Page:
[Photo by Steven Sebring]

LeAnn Rimes comes into her own

LeAnn Rimes was born a singer.

In 1996, at age 13, her hit "Blue" — which she sang a la Patsy Cline — crushed the No. 1 spot on Billboard's country albums chart for more than three months.

Rimes started performing at age 5 in local talent shows in her home state of Texas. Her talent charmed Ed McMahon on his network show "Star Search." By 9, she was an experienced singer, touring nationally with her father, Wilbur Rimes, and regularly performing the national anthem at Dallas Cowboys football games. At 11, she was recording and, with her father, independently released three albums between 1991 and 1996.

It was Dallas disc jockey Bill Mack who brought Rimes to the mainstream, with his song "Blue." Rimes recorded it on her 1994 "All That."

Now an internationally acclaimed singer and award-winning songwriter with 16 albums to her credit — and winner of two Grammy Awards, three Academy of Country Music Awards and dozens more accolades —  Rimes' newest album, "Remnants," dropped in early 2017 and debuted at No. 4 on Billboard's Independent Album Chart. Its single, "Long Live Love," peaked at No. 1 on the magazine's Dance Chart.

Though Rimes' arced as a country standout with "Blue," she's kept a hand in pop and country-pop genres since the 1997 hit "How Do I Live" from her studio album "You Light Up My Life." It peaked at No. 2 for five nonconsecutive weeks, behind Elton John's "Candle in the Wind," and charted on Billboard's Hot 100 for 69 weeks.

"When I started singing, I was so young," Rimes says. "Then 'Blue' came out and threw me into a world I wasn’t prepared for at such a young age. Through my life, having gone through pretty much everything in the public eye, I’ve had to truly find who I am and not who I should be according to anyone else."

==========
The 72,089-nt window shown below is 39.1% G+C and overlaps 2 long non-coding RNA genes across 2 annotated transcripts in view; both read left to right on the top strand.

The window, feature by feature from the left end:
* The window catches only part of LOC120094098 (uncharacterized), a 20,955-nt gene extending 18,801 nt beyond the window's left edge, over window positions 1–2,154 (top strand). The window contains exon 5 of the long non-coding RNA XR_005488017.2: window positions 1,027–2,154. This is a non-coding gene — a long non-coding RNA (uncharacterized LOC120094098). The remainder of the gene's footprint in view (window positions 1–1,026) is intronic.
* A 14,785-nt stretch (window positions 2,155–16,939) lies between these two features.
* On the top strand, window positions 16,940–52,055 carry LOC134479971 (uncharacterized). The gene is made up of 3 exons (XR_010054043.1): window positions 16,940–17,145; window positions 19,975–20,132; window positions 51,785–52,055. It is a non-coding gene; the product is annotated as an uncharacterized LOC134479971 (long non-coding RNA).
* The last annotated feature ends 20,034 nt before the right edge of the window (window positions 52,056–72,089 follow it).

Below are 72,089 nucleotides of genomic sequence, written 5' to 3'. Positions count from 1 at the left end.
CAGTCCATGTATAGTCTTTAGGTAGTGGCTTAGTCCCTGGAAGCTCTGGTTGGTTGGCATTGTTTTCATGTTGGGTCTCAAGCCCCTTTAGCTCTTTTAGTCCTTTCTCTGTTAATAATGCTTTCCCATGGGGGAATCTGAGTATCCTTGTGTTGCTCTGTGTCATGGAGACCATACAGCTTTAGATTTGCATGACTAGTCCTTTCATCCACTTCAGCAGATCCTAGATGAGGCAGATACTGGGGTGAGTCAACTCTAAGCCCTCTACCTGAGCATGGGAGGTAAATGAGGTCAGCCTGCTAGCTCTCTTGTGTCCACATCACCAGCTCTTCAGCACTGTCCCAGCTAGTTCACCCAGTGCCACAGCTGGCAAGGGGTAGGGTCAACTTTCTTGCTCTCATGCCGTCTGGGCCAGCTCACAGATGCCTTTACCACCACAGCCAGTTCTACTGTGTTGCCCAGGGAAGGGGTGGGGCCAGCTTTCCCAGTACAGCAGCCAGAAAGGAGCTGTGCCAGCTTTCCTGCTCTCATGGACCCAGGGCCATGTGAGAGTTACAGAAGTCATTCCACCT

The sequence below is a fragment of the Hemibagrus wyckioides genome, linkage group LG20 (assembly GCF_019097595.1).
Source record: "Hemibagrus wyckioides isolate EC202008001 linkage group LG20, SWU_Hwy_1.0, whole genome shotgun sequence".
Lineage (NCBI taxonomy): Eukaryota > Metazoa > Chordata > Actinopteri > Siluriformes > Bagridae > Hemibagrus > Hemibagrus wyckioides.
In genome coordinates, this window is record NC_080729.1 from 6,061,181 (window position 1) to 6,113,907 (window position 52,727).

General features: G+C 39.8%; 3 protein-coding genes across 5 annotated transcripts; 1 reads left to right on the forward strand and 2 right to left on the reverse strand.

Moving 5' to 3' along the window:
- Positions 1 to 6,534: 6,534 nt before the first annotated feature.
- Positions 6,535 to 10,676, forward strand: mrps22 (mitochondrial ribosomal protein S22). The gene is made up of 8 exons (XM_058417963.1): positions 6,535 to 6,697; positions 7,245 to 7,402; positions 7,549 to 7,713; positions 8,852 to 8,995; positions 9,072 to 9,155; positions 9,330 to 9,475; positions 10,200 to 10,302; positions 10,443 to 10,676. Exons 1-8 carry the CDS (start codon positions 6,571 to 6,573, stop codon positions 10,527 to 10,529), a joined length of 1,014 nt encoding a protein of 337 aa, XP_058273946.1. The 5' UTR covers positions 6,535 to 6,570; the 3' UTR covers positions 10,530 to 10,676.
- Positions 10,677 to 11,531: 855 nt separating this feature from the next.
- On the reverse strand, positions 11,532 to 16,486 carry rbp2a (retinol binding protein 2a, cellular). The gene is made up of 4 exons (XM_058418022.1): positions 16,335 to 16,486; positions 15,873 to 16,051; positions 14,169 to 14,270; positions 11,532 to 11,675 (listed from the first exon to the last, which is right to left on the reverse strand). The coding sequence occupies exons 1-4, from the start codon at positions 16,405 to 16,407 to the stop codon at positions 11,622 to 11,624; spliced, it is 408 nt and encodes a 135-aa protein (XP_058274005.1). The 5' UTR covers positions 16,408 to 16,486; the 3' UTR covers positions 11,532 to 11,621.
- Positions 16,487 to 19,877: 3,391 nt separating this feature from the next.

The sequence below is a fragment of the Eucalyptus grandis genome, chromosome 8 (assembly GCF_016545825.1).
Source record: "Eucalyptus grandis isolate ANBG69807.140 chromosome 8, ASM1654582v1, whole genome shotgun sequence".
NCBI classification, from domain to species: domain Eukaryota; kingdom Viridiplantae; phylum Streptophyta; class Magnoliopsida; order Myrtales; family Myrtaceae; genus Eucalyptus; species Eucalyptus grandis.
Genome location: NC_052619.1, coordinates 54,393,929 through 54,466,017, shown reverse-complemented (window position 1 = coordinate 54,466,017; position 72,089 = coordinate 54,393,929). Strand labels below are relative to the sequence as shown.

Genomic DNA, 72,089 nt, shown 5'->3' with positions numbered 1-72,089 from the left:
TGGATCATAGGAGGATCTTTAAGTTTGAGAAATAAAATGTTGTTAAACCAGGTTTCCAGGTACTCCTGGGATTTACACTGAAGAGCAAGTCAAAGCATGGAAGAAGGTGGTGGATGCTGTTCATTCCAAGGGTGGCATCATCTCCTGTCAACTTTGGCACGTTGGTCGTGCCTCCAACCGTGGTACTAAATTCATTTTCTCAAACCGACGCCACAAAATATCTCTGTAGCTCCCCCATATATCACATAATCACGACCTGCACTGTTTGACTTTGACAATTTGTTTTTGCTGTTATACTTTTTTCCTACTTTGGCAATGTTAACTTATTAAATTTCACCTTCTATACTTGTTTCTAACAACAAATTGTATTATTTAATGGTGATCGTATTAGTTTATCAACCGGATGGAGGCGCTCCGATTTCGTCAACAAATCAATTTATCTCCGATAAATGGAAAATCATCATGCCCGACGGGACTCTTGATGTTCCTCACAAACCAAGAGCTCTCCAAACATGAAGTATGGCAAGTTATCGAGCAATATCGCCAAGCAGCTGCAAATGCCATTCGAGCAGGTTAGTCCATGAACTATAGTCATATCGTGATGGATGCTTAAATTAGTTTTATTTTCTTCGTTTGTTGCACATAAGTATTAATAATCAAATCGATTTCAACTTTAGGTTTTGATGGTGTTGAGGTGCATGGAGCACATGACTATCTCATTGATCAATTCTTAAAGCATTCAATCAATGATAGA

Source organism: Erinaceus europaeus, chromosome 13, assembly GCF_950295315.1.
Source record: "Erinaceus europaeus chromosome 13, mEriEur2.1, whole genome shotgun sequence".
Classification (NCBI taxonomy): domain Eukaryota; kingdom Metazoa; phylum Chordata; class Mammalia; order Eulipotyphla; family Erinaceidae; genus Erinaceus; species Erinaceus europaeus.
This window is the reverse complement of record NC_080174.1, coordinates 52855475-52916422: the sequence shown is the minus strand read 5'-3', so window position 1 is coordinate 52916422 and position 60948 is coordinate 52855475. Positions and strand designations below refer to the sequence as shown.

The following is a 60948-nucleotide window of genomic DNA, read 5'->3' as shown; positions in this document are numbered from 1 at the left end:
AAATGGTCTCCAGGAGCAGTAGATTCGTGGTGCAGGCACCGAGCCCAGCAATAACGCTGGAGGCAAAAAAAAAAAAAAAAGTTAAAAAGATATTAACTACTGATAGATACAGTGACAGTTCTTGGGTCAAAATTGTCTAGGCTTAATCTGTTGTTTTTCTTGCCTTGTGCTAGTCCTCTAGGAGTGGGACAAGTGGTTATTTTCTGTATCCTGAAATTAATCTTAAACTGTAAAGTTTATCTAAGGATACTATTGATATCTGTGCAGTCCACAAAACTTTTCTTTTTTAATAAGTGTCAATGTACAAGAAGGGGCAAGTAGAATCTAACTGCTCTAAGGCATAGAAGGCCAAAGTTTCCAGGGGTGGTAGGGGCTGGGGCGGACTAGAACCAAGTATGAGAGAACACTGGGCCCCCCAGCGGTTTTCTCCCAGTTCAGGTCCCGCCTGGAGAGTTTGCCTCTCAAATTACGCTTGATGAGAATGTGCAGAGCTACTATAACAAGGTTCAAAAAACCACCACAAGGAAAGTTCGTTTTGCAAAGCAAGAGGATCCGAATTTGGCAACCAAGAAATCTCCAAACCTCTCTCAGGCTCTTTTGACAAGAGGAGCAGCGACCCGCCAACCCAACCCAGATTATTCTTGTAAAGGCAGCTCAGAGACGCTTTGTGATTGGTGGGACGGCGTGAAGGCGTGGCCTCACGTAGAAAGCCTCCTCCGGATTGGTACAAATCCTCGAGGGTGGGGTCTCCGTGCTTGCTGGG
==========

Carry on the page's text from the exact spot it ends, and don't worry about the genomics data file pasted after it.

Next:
She's seen lawsuits against her father and her former manager and a divorce during her success as a singer.

"I have found healing in the process of being broken and putting myself back together," she says. "It's truly beautiful, and I don’t think many people talk about it enough. That is what 'Remnants' is about. There is a lyric in the title track, 'I will build a kingdom from my remnants,' and that is what I am doing. I have found myself in meditation, my family, self-care — and it all comes out in my music."

Rimes' LovE Is LovE Is LovE tour, stylized after her first name, is an acoustic tour and a spin-off of "Remnants." The tour makes a stop Wednesday, Jan. 17, at the Craterian Theater in Medford. See craterian.org for tickets and information.

"It's a song off of 'Remnants,' " she says. "So this tour features a lot of music from that album, and then, of course, some of the fan favorites from earlier parts of my career.

"My musical director (and guitarist) Greg Hagen has been playing with me for years. He and I would play acoustic arrangements in the middle of my full band shows. That vulnerable magic would happen between us and the audience as if we were in my living room sharing songs with each other. We are not relying on communicating with any other band members during the show, but just communicating with other open hearts in the audience with his instrument, my voice and some very special songs. I love the openness of it all," she says.

"I always love the sound of acoustic," Rimes says. "It creates a more intimate environment for me and the audience."

"LovE Is LovE Is LovE" is a funky dance-floor filler penned by Rimes with Grammy-winning songwriter Darrell Brown, Lindy Robbins and Toby Gad, writes Stephen L. Betts in Rolling Stone Country. The song borrows its title from a line written by Tony-winning actor Lin-Manuel Miranda in a tribute to the 2016 shooting at an Orlando, Florida, nightclub that left 50 victims dead. The song is a plea for tolerance and understanding, with Rimes suggesting to "hate the hate but love the hater, they'll come around sooner or later."

"These last few albums, I've found a new connection with music as a songwriter," Rimes told Rolling Stone Country. "I'm much more vulnerable and able to connect with the humanity of myself and everyone else … as an artist, as a woman, as a songwriter. There's so much growth that's happening."

Noting her sizable gay fan base, Rimes reveals that her next musical venture could be one tailor-made for dance clubs, where even a number of her country hits have found new life.

"I had a dance record a couple of years ago with all my dance mixes on it," Rimes says. "I've always actually wanted to create a record from the ground up as a dance record. So, I think we're going to embark on that. I just had my, I think, second or third No. 1 on the dance chart, so it's definitely a playground I'd like to explore and play in and see what happens."

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